They both grew out of a blending of a social and musical revolution that had been brewing from as early as the 50’s. Jazz was the music of the “Beat” generation. The music itself was more universal but center point of thought for that generation was San Francisco. It was no accident that the liberal city by the bay was the epicenter of “The summer of Love” and “Flower Power”.

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The social, Political and musical changes that started to simmer in 1965 continued to escalate in 1966. The war in Viet Nam was one of the driving forces. On March 26 over 200,000 protested gathered around the world in anti US demonstrations. They blamed the US government and President Johnson for heating things up. Even in England, normally a solid alley, demonstrators storm the US Embassy.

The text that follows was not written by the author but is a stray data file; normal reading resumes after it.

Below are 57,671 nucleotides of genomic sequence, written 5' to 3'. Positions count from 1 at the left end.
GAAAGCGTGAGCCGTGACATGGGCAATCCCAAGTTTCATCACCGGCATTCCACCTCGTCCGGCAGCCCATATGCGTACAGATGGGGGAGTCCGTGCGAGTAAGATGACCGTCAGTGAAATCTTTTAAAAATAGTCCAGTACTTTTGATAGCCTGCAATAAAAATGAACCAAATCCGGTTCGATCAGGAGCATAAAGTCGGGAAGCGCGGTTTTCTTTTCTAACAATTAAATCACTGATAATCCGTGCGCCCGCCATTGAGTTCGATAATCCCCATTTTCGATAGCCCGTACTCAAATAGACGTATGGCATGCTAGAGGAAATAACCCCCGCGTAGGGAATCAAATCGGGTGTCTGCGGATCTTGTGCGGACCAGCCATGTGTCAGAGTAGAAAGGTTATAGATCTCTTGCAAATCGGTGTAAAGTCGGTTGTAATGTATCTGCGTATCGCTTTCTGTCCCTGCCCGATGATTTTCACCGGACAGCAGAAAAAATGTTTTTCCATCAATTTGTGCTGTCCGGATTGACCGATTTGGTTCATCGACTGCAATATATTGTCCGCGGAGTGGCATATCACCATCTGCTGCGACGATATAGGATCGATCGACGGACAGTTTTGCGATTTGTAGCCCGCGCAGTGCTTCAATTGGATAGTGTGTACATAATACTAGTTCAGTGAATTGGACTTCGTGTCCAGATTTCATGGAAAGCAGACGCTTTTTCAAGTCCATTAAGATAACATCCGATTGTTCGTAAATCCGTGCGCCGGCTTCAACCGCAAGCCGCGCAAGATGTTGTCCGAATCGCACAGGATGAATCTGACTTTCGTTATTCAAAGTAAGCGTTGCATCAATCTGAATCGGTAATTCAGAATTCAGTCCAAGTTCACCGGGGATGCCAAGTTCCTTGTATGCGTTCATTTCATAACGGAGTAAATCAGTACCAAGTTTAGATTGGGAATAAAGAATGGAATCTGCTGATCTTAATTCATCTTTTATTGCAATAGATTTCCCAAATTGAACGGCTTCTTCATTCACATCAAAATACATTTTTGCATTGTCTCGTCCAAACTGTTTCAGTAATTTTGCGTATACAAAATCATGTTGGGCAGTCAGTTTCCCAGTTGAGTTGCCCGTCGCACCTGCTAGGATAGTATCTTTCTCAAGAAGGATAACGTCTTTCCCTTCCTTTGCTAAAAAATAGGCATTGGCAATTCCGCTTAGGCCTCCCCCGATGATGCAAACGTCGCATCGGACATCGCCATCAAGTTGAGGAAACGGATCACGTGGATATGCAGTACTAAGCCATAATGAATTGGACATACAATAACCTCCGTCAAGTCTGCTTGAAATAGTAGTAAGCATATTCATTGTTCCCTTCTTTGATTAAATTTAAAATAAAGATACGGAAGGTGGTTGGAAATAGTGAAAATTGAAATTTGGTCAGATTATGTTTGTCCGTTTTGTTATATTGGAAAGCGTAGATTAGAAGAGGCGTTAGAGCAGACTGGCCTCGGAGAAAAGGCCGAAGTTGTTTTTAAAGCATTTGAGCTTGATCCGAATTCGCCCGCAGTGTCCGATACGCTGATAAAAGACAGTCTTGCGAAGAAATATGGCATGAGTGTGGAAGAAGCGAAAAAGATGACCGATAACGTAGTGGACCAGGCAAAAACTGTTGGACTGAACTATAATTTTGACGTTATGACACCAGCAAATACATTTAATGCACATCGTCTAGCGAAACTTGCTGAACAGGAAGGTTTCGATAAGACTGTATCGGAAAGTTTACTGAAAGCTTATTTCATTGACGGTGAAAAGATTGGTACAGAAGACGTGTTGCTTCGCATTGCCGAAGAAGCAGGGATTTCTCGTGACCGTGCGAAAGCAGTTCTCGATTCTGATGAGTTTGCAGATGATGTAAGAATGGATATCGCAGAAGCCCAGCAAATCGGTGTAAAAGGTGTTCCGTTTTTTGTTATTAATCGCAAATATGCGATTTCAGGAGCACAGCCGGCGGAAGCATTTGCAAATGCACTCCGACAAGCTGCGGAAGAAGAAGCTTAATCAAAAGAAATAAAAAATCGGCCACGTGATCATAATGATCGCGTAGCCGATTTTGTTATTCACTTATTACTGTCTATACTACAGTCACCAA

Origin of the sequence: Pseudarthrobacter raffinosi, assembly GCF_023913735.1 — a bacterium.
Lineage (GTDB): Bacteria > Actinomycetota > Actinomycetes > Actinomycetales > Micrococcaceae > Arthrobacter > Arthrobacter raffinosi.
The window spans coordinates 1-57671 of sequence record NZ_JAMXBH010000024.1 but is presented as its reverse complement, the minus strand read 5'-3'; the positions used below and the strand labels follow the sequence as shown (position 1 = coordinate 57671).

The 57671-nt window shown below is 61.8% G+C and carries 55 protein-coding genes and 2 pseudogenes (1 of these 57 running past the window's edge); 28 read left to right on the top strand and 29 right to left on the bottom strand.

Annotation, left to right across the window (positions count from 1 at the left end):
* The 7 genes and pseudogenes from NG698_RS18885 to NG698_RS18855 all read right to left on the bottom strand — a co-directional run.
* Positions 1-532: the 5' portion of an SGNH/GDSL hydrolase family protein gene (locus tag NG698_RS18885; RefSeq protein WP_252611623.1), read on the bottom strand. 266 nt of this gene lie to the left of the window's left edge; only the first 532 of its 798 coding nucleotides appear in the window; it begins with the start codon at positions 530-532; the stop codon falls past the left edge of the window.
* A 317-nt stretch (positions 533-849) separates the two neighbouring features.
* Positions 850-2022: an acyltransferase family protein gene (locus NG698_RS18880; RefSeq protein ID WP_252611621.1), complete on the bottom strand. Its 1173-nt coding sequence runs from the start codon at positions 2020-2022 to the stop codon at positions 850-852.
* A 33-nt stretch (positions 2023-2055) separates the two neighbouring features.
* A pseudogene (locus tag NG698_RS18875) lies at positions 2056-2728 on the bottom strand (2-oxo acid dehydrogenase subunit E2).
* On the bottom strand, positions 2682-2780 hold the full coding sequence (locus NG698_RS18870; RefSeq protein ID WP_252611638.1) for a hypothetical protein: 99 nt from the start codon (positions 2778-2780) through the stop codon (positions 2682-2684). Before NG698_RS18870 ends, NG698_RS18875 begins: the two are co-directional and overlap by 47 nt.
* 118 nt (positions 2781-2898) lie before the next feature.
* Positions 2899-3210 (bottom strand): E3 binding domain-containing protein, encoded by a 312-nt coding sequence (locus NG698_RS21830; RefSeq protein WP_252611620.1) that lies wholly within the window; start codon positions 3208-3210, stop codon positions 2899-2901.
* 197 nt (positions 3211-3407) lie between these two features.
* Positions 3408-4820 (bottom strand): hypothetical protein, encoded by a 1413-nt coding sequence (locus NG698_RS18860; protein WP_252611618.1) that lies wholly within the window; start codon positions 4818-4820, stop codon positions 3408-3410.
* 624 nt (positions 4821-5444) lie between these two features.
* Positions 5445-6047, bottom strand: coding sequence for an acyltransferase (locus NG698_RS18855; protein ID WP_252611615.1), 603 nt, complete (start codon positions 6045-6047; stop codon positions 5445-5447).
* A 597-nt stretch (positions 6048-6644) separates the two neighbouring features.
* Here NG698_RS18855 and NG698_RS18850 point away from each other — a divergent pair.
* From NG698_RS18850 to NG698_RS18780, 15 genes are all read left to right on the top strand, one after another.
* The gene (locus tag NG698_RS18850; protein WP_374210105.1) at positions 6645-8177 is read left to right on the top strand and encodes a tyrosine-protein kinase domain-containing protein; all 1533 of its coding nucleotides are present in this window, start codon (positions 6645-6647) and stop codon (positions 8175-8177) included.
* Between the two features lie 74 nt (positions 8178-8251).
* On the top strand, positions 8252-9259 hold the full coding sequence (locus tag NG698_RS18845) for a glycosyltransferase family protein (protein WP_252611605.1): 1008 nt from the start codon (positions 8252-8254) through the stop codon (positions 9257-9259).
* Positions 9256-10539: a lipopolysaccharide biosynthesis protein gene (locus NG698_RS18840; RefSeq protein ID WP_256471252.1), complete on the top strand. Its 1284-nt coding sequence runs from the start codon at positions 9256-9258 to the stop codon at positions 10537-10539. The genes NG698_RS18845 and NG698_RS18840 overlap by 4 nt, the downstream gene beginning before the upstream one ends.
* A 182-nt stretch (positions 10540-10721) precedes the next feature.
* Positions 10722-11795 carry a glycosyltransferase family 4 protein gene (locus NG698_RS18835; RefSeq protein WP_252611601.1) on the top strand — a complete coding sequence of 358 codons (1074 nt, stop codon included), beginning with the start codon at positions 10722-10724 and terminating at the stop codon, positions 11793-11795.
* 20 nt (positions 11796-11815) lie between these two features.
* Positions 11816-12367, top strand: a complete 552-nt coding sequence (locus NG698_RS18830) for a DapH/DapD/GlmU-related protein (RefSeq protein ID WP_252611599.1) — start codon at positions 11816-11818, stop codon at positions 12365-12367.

By the end of the year over 500,000 American troops were in Viet Nam. It wasn’t just the protesters at that point that began to question why we were taking sides in a civil war. The heavyweight champion of the world in boxing, Muhammad Ali, surprised everyone by declaring he would not accept the draft notice because he was against the war. Many others followed and draft dodging became accepted by many. On May 16th, the same day that BLONDE ON BLONDE by Bob Dylan was released, Martin Luther King came out against the war giving a passionate speech at a huge rally. Anti- war songs increased in popularity-especially with the college age youth.